When I want to clarify something and I say for example "Dogs, not cats.", I automatically want to write/say 'not' even though 'cats' is a noun, and for nouns one uses 'no'. But I'm quite sure this isn't the case here and it would sound really wrong. Could somebody explain the rule behind it? Surely, there must be one.
"Dogs, not cats"
is not a sentence: it is a contraction of a sentence. A fuller sentence would be (for example):
"I mean dogs, not cats."
That, in turn is a contraction of:
"I mean dogs; I do not mean cats."
Hence the "not" comes from association with the omitted verb.
The technical term for this is ellipsis; see NVZ's answer.
P.S. In the above answer, I have used the word 'contraction' in its normal, every-day usage to mean making "something smaller or shorter" (see Cambridge Dictionaries Online). It does not refer to the specific linguistic meaning of 'contraction' cited by NVZ.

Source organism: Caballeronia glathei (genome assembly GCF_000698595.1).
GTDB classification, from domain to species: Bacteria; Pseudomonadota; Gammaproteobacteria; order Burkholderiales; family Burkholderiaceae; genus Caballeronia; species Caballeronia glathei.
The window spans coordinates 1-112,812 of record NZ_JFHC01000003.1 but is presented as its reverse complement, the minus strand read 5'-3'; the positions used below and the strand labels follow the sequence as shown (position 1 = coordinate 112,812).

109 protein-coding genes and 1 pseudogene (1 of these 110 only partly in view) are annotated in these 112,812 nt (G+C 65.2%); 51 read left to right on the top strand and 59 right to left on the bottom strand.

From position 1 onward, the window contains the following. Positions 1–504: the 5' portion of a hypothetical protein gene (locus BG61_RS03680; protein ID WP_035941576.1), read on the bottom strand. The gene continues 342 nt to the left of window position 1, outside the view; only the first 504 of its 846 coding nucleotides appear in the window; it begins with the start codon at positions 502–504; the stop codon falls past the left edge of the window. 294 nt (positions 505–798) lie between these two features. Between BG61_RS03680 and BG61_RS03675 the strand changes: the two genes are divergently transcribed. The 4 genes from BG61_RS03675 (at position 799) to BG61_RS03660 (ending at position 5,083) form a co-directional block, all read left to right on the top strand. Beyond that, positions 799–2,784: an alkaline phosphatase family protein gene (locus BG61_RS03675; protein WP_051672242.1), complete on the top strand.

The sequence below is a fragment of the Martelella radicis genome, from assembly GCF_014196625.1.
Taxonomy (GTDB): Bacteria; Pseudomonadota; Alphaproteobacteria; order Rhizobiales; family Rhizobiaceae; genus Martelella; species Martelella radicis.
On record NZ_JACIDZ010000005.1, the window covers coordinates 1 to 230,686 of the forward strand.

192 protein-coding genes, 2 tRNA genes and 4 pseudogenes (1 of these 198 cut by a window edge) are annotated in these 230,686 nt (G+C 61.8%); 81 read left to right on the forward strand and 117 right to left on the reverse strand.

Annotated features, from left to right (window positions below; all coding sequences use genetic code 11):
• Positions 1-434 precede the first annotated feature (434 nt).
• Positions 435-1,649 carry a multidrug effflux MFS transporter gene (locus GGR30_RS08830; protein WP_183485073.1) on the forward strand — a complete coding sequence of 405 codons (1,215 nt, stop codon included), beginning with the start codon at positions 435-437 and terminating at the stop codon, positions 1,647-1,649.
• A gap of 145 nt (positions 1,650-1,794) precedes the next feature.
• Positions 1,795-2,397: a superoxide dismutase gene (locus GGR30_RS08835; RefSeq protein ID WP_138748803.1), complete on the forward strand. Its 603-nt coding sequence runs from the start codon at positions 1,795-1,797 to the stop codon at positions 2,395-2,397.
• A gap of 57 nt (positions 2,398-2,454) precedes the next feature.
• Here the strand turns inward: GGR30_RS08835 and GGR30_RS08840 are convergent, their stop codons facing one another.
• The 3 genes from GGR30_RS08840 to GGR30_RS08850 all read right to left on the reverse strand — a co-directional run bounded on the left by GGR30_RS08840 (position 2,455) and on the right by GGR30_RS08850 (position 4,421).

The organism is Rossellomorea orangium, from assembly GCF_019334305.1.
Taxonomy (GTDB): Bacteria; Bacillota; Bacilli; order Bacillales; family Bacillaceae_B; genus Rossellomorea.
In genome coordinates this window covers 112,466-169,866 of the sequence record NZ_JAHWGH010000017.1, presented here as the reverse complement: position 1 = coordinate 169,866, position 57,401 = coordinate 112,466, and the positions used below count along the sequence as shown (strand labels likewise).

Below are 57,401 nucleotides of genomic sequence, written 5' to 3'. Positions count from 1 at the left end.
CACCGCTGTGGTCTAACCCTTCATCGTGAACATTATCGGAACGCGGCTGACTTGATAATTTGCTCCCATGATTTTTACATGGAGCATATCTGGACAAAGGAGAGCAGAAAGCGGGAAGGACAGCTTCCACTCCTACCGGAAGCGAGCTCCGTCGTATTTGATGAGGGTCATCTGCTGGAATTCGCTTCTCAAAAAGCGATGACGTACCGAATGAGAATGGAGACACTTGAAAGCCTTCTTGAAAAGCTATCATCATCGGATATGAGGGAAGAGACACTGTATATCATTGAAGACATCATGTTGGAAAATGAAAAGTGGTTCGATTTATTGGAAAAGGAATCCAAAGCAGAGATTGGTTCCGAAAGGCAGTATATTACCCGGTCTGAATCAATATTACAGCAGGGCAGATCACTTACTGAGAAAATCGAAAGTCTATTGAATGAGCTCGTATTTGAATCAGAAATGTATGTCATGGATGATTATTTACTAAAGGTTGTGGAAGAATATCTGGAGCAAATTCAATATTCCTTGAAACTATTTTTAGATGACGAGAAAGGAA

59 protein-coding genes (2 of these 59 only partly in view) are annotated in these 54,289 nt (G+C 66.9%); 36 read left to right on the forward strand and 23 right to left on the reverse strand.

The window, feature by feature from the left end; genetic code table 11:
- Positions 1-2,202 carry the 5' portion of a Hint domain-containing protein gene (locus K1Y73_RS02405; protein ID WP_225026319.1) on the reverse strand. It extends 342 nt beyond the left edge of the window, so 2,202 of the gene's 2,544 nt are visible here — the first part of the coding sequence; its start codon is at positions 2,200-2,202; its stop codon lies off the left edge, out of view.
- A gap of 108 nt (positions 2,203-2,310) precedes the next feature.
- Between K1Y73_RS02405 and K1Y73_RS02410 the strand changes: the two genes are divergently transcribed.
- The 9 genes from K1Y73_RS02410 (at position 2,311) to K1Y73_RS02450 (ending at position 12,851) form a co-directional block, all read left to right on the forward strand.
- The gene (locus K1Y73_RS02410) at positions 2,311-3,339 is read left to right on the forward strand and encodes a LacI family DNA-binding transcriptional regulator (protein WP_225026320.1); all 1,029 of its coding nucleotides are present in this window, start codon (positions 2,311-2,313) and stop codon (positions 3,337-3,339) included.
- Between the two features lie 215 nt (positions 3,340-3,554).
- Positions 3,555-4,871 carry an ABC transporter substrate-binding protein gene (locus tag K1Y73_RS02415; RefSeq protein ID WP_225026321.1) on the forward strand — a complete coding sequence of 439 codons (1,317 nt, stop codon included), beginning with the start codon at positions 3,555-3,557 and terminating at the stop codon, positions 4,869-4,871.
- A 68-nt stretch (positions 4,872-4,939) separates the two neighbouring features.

Ellipsis (linguistics) — Wikipedia
It refers to the omission from a clause of one or more words that are nevertheless understood in the context of the remaining elements.
There are numerous distinct types of ellipsis acknowledged in theoretical syntax. Common examples from Wikipedia:
- Gapping: John can play the guitar, and Mary (can play) the violin.
- Stripping: John can play the guitar, and Mary (can play the guitar), too.
- Verb Phrase ellipsis: John can play the guitar; Mary can (play the guitar), too.
- Pseudogapping: They have been eating the apples more than they have (been eating) the oranges.
- Answer fragment: Q: Who has been hiding the truth? A: Billy (has been hiding the truth).
- Sluicing: John can play something, but I don’t know what (he can play).
- Nominal ellipsis: The first train and the second (train) have arrived.
- Comparative deletion: She ordered more beer than we could drink (beer).
- Null complement anaphora: They told Bill to help, but he refused (to help).
Your example is explained by TrevorD:
"(I mean) dogs; (I do) not (mean) cats."
For further reading, check out "Ellipsis" on Cambridge Dictionary, cited by TrevorD